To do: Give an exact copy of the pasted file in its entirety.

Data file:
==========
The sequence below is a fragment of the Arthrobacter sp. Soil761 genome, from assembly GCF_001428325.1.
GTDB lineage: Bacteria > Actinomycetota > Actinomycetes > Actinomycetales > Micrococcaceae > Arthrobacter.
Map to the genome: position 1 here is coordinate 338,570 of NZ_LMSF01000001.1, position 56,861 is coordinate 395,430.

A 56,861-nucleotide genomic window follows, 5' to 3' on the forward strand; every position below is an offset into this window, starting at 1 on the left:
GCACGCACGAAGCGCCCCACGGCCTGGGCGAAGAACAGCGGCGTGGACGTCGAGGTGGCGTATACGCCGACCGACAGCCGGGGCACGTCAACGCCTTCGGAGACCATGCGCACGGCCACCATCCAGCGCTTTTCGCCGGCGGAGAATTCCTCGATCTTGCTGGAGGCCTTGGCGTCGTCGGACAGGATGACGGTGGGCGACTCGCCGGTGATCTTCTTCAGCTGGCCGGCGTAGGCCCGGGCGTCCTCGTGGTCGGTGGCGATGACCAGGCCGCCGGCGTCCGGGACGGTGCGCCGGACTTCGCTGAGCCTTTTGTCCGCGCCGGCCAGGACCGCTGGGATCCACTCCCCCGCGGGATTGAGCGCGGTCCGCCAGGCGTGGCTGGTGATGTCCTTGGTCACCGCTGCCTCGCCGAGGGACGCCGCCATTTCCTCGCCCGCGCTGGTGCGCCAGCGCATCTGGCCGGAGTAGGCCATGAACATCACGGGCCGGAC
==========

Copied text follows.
The sequence below is a fragment of the Arthrobacter sp. Soil761 genome, from assembly GCF_001428325.1.
GTDB lineage: Bacteria > Actinomycetota > Actinomycetes > Actinomycetales > Micrococcaceae > Arthrobacter.
Map to the genome: position 1 here is coordinate 338,570 of NZ_LMSF01000001.1, position 56,861 is coordinate 395,430.

A 56,861-nucleotide genomic window follows, 5' to 3' on the forward strand; every position below is an offset into this window, starting at 1 on the left:
GCACGCACGAAGCGCCCCACGGCCTGGGCGAAGAACAGCGGCGTGGACGTCGAGGTGGCGTATACGCCGACCGACAGCCGGGGCACGTCAACGCCTTCGGAGACCATGCGCACGGCCACCATCCAGCGCTTTTCGCCGGCGGAGAATTCCTCGATCTTGCTGGAGGCCTTGGCGTCGTCGGACAGGATGACGGTGGGCGACTCGCCGGTGATCTTCTTCAGCTGGCCGGCGTAGGCCCGGGCGTCCTCGTGGTCGGTGGCGATGACCAGGCCGCCGGCGTCCGGGACGGTGCGCCGGACTTCGCTGAGCCTTTTGTCCGCGCCGGCCAGGACCGCTGGGATCCACTCCCCCGCGGGATTGAGCGCGGTCCGCCAGGCGTGGCTGGTGATGTCCTTGGTCACCGCTGCCTCGCCGAGGGACGCCGCCATTTCCTCGCCCGCGCTGGTGCGCCAGCGCATCTGGCCGGAGTAGGCCATGAACATCACGGGCCGGAC